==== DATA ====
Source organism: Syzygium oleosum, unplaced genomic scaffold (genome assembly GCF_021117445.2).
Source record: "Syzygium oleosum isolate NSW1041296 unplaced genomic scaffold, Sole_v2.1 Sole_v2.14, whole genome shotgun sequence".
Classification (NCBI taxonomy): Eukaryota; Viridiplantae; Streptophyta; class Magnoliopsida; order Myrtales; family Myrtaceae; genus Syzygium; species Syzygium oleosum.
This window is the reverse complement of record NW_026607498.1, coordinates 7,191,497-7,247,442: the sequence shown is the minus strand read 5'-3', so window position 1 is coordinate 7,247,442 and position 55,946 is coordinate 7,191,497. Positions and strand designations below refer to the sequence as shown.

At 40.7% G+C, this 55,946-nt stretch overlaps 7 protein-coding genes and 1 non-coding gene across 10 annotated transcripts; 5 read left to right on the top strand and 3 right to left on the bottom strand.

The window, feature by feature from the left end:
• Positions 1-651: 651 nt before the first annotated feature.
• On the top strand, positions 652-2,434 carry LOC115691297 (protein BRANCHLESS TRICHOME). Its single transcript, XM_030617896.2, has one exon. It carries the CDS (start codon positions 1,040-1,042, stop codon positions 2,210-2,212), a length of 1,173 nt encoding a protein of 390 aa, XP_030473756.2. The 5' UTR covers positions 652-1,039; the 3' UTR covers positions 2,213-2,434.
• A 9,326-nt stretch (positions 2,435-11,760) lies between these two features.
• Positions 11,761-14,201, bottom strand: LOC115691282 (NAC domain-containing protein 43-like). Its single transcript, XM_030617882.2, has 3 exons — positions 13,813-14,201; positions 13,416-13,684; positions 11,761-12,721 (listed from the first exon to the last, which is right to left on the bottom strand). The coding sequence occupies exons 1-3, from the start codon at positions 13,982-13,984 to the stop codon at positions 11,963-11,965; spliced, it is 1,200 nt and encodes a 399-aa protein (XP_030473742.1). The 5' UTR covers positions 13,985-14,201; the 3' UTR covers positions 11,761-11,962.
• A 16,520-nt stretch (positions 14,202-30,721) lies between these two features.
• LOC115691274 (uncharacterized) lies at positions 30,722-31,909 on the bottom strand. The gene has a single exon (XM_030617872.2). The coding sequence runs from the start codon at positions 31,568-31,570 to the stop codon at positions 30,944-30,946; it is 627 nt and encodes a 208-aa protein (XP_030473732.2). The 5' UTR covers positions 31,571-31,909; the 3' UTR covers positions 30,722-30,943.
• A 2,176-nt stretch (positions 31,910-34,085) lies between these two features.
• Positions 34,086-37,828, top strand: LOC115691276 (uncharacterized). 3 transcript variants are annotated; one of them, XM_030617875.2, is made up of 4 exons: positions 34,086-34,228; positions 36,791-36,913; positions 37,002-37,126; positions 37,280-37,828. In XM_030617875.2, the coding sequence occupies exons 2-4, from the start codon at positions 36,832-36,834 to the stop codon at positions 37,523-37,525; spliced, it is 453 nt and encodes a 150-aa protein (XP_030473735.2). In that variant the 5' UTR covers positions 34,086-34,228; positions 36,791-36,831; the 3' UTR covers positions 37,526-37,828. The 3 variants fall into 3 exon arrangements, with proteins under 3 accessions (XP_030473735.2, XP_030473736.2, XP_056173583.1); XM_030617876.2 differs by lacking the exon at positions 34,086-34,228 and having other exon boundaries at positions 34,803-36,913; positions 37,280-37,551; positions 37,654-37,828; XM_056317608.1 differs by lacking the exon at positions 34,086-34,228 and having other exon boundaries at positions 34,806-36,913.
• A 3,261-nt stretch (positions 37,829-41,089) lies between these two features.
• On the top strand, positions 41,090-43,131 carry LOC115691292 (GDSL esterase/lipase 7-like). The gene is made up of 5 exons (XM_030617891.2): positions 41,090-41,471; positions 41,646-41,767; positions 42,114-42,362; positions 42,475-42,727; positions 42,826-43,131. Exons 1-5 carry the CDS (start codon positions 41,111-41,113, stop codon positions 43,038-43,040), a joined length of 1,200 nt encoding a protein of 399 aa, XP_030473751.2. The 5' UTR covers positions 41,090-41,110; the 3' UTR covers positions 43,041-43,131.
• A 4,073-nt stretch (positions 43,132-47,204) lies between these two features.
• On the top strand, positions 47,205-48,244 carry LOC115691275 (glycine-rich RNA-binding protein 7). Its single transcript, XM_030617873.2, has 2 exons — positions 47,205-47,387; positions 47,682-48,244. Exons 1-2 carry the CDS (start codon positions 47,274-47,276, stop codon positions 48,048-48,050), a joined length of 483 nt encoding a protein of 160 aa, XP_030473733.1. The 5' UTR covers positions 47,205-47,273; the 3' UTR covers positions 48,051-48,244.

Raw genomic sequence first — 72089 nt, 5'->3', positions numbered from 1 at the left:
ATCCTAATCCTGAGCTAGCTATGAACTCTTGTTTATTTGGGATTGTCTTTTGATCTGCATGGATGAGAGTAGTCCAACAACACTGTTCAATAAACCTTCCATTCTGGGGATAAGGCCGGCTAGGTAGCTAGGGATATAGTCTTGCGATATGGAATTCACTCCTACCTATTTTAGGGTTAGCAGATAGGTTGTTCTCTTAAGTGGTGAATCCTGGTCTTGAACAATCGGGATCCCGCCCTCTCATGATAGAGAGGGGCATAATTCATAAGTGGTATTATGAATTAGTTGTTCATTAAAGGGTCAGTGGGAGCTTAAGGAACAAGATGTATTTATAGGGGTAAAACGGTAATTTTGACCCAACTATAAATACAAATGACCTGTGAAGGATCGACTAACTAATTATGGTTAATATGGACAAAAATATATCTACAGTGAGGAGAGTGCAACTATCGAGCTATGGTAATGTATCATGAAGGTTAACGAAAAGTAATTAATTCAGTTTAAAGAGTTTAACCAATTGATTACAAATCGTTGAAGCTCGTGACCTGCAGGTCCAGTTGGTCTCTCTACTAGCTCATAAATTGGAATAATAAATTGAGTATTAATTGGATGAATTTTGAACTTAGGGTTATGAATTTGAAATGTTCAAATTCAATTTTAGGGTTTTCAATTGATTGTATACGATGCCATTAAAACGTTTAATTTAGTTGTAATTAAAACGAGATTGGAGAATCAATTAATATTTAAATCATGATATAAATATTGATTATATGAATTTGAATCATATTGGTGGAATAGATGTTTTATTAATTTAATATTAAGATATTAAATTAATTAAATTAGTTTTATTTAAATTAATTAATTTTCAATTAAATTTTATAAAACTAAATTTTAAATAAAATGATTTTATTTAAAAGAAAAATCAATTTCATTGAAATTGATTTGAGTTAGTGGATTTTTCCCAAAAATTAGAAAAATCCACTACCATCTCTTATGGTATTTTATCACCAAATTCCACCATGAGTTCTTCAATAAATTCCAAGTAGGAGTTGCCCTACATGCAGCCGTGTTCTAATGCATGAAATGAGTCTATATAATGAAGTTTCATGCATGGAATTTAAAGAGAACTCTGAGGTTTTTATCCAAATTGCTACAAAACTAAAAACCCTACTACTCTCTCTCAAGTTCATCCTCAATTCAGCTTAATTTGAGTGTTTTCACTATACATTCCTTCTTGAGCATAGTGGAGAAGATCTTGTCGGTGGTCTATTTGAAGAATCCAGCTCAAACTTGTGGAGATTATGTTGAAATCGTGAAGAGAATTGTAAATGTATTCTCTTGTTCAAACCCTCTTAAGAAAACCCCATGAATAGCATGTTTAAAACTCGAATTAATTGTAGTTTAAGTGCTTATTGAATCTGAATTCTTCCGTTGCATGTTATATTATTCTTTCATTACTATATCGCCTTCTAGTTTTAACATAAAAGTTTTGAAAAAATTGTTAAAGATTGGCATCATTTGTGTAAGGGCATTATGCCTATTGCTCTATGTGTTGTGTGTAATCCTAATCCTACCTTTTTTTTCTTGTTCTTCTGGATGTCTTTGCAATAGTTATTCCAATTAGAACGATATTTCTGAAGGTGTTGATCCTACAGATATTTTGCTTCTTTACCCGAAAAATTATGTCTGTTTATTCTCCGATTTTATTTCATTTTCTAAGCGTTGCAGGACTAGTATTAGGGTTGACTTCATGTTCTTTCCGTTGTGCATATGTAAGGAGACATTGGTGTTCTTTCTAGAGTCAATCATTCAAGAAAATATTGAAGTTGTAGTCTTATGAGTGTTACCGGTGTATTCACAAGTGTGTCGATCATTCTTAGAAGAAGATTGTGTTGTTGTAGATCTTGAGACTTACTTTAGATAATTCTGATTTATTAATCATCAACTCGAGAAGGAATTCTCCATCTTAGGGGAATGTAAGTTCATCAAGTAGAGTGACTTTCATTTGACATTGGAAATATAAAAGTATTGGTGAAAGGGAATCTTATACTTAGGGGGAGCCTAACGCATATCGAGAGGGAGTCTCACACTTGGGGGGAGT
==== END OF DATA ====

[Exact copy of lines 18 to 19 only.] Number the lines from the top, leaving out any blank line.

• On the top strand, positions 47,205-48,244 carry LOC115691275 (glycine-rich RNA-binding protein 7). Its single transcript, XM_030617873.2, has 2 exons — positions 47,205-47,387; positions 47,682-48,244. Exons 1-2 carry the CDS (start codon positions 47,274-47,276, stop codon positions 48,048-48,050), a joined length of 483 nt encoding a protein of 160 aa, XP_030473733.1. The 5' UTR covers positions 47,205-47,273; the 3' UTR covers positions 48,051-48,244.

Raw genomic sequence first — 72089 nt, 5'->3', positions numbered from 1 at the left: